This is the first year we haven't had a nest somewhere in the garden - can't say I'm missing it much.

29 Jun, 2016


I was stung a couple of years back as I was cycling. It got onto my arm and I could not brush it off as I was trying to cycle with one hand and swat the thing with the other. Damn painful at the time, but the reaction died down after an hour or 2.

I'll give the powder a few days and see what happens. I know that the council will come out but think that may only be if the nest is attached to the house.

I remember when I was quite young. A nest was built on the branch of a flowering currant bush. I pulled on an old duffle coat, drew the hood up, put on some gardening gloves and sealed myself up as best as possible. I slipped a plastic bag over the nest on the branch, gripped it at the opening to seal it, cut the branch with some secateurs and quickly dropped the bag, branch and nest over the fence. Then I dropped a concrete slab on the bag with the nest in it. That worked!

29 Jun, 2016


you are lucky I go into anaphylactic shock from wasp stings.

I'd seek professional help to be honest.

30 Jun, 2016


The Council's pest controllers will come out wherever the nest is located. I believe they levy a charge these days, but they'll give you that info when you call. Your DIY efforts should work, though, without the need to call them in.

30 Jun, 2016


I get them very often around my house. They can use the tiniest hole to build a nest. I tried to spray them myself many times with stuff I buy from D.I.Y shops, but with no effect. I then call in the professionals and costs me hundreds of pounds each time. I do not know what they spray them with, but they all disappear after half an hour in order to come back the following year and built a nest nearby.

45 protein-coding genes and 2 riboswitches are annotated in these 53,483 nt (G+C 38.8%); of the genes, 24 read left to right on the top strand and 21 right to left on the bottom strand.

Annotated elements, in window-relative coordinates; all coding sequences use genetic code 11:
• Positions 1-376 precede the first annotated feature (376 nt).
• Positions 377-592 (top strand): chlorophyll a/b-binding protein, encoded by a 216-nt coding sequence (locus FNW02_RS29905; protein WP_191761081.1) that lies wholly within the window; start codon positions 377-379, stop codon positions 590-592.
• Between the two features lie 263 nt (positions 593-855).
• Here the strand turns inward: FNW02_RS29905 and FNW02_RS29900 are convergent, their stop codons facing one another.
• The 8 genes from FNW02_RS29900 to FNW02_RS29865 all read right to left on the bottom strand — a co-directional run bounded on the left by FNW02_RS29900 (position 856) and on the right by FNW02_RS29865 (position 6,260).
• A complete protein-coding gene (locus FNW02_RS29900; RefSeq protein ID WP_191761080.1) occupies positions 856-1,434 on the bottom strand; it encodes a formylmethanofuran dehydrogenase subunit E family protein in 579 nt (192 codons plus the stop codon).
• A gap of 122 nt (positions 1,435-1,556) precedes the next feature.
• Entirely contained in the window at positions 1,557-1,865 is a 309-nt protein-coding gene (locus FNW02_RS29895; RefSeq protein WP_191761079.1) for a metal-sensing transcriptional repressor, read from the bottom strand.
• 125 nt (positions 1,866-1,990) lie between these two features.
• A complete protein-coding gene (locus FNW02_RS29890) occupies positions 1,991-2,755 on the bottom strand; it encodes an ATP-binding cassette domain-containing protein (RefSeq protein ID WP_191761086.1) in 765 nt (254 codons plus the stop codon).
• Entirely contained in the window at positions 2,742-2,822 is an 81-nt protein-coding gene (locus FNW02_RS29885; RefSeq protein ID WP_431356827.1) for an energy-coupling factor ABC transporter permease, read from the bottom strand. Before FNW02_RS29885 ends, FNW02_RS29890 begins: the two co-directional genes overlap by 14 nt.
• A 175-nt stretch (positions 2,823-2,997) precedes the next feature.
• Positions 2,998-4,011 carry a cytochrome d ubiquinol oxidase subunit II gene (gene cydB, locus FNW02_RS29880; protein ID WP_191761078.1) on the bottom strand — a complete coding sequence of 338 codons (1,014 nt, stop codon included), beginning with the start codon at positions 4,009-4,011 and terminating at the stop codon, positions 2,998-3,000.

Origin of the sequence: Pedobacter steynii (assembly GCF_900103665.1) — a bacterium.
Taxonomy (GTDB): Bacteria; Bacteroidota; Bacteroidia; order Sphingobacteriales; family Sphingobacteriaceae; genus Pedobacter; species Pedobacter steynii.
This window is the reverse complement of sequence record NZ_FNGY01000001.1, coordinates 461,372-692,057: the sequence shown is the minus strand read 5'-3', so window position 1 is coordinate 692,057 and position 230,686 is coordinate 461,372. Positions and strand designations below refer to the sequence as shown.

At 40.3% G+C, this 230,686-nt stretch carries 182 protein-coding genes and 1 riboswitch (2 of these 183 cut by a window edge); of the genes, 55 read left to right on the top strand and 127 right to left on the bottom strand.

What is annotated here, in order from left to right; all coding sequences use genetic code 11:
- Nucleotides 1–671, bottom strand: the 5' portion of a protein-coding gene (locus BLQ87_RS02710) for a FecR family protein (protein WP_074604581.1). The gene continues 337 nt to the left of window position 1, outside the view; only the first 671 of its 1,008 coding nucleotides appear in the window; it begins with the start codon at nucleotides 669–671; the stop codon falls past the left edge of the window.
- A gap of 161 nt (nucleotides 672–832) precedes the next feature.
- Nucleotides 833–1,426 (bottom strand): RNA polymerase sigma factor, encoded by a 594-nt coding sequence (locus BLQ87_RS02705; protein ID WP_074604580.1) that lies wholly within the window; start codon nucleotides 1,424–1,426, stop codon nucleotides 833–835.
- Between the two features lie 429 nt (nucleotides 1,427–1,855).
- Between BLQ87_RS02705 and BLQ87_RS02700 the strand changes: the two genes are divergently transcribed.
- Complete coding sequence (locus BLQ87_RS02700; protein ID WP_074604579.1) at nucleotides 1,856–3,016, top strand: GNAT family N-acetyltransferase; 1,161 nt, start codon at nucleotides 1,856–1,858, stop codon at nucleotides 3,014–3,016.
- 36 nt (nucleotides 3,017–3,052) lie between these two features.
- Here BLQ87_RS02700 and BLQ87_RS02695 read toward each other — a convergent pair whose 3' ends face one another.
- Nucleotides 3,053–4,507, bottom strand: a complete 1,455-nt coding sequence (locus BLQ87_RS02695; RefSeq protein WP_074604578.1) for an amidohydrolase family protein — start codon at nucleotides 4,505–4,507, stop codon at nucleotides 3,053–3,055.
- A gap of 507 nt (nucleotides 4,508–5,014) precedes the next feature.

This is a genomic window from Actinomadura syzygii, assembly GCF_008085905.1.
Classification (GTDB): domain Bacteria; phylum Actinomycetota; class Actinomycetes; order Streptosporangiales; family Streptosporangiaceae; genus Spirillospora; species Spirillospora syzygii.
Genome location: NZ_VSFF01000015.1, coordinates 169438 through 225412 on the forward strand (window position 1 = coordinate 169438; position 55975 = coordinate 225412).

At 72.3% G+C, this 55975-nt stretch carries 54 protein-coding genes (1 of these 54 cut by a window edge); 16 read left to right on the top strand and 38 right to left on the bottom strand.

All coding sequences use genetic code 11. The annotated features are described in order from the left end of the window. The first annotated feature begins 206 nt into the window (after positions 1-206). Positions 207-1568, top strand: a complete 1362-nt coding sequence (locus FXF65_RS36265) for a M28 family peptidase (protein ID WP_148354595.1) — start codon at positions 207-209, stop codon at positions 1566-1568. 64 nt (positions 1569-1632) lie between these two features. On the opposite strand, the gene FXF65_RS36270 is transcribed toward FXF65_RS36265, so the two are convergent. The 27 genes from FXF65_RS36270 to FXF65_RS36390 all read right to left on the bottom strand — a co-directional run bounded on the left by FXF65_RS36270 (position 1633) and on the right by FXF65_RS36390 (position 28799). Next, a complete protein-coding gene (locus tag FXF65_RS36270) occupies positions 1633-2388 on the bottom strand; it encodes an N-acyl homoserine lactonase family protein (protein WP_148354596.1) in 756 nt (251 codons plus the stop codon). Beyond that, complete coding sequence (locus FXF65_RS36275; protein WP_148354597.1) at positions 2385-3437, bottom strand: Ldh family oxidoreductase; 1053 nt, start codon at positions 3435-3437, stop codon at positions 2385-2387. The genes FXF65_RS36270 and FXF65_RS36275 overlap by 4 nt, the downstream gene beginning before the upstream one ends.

I never thought of the council. They might do it cheaper.

30 Jun, 2016


I have used the council before for a nest in my garage. It was some years ago and at that time it cost around £30.

So far, the activity has been very quiet around the nest. Despite it having rained overnight and during the day today. I will give it a day or so and then try to check if it is 'dead' before having an attempt at destroying it.

BTW..... wasps will not use the same nest again, as I understand it.

30 Jun, 2016


You are right about them not using the same nest again, once the main wasps die in the Autumn and the Queen/s hibernate (usually in a fold of your curtains) the nest is empty. We have had them in the roof and left them alone to do their thing and this year I thought there was one in the lawn (weedy grass), but haven't seen any more activity there since. Put a stick in the grass to remind me where it was - perhaps they didn't like the maypole! They can get a bit 'antsy' about September time.

3 Jul, 2016


They do, Honeysuckle. I understand that they feed off a sugary substance produced by the larvae. When the larvae hatch, they have to forage outside the nest for food. That's when they become a nuisance.

6 Jul, 2016